No one saw this coming. Last Thursday, an opinion poll told us that Victoria’s Labor government would win the Northcote by-election with room to spare, by 54 per cent to 46 for the Greens. But two days later, the voters did the reverse, and gave the seat to the Greens in a landslide.
At every polling booth, there was a swing of at least 10 per cent against the Andrews government. The average swing at the booths was 16 per cent. While some of that was clawed back on postal and pre-poll votes, by the end of the night, with only a few postals left to count, the government had lost the seat in a swing of 11.7 per cent.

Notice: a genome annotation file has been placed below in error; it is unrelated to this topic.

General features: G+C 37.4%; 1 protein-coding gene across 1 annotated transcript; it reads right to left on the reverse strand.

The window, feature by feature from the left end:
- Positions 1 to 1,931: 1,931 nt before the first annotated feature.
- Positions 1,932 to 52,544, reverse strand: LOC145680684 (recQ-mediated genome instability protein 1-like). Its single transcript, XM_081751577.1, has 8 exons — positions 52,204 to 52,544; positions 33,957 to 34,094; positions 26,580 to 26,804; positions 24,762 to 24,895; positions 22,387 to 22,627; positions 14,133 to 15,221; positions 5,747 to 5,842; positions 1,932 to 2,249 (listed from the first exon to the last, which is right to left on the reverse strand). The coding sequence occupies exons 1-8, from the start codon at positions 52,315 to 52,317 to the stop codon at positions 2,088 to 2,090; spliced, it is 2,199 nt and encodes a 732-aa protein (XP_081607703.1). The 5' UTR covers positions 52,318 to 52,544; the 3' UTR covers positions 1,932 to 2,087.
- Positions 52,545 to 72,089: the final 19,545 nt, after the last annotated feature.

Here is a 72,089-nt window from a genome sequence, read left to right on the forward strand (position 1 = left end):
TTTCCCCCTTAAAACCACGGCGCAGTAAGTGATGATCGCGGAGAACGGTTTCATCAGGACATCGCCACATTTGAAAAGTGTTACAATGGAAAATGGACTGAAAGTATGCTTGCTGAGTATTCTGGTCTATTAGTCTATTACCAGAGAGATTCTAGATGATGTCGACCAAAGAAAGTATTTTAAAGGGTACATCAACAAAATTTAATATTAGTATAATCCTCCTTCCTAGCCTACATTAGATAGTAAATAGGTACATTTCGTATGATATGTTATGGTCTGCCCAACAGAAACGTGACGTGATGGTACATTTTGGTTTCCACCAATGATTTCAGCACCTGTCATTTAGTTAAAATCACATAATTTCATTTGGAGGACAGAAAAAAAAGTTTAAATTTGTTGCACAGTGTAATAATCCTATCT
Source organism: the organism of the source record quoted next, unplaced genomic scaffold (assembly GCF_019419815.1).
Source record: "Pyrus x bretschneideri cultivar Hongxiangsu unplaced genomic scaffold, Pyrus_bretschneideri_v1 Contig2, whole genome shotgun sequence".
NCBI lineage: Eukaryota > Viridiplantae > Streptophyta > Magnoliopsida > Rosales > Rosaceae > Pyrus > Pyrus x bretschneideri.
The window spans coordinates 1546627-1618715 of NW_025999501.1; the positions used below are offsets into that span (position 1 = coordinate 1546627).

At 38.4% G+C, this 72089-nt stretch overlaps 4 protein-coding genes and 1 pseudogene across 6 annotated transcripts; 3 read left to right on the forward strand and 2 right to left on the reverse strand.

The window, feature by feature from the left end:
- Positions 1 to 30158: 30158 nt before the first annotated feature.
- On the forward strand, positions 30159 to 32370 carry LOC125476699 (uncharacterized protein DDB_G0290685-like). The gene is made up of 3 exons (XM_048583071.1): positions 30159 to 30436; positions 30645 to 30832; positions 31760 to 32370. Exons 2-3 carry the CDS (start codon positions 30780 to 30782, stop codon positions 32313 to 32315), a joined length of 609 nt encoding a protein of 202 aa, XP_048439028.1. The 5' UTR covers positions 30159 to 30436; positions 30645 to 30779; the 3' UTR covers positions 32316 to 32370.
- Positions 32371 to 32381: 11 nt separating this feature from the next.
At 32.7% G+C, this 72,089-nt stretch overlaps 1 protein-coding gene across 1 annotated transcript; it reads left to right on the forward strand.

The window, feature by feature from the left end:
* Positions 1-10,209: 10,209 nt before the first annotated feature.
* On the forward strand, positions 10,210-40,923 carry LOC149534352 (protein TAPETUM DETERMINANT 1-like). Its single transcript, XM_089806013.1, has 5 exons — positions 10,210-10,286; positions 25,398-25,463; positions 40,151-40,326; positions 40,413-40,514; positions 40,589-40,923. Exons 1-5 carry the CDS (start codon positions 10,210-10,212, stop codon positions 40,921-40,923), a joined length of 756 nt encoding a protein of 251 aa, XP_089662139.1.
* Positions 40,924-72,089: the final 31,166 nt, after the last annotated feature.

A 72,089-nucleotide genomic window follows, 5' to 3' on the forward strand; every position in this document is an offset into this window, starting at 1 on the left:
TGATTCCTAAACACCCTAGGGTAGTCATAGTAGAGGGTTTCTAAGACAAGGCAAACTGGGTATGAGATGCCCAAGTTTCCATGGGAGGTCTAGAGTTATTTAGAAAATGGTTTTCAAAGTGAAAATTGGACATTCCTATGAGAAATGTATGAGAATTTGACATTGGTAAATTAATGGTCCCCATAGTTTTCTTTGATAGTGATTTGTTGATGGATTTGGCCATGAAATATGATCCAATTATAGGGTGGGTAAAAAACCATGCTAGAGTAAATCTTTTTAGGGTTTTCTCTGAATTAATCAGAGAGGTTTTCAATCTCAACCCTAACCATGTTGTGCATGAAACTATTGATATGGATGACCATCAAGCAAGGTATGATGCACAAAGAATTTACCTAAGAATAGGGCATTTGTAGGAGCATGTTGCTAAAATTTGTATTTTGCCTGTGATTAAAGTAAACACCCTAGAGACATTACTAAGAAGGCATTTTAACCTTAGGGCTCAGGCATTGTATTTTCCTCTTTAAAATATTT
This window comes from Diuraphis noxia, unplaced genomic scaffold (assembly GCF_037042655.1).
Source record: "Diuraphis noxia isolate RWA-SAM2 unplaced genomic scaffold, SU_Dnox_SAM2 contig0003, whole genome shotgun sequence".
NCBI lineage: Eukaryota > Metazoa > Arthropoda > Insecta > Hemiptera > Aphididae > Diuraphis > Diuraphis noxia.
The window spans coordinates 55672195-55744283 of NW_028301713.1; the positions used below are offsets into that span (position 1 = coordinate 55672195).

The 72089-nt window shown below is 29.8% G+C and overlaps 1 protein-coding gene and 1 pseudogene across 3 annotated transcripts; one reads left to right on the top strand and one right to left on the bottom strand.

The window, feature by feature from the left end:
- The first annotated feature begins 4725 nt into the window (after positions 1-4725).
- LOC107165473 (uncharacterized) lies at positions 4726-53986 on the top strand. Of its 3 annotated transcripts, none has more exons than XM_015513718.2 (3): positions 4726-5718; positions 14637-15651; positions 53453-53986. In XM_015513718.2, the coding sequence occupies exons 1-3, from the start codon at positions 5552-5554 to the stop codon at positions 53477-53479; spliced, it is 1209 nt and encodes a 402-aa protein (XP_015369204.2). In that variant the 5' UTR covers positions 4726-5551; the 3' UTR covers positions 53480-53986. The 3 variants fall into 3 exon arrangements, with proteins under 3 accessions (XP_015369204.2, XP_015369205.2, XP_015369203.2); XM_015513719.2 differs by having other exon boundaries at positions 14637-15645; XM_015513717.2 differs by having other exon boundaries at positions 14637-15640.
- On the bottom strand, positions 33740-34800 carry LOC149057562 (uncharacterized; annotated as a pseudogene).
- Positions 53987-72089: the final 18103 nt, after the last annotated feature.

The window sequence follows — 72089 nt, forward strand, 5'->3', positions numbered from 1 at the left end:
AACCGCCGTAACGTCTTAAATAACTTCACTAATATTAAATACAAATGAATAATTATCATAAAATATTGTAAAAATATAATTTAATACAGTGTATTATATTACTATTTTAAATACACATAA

This is the first seat any Labor government in Victoria has ever lost at a by-election. Indeed, it is only the third time in a hundred years that Labor in Victoria has lost a seat at a by-election; as Adam Carr’s invaluable Psephos website shows, the last was in 1948, when it lost Geelong in a campaign dominated by federal issues — rationing, bank nationalisation and the industrial war between the Chifley government and communist-led unions ...
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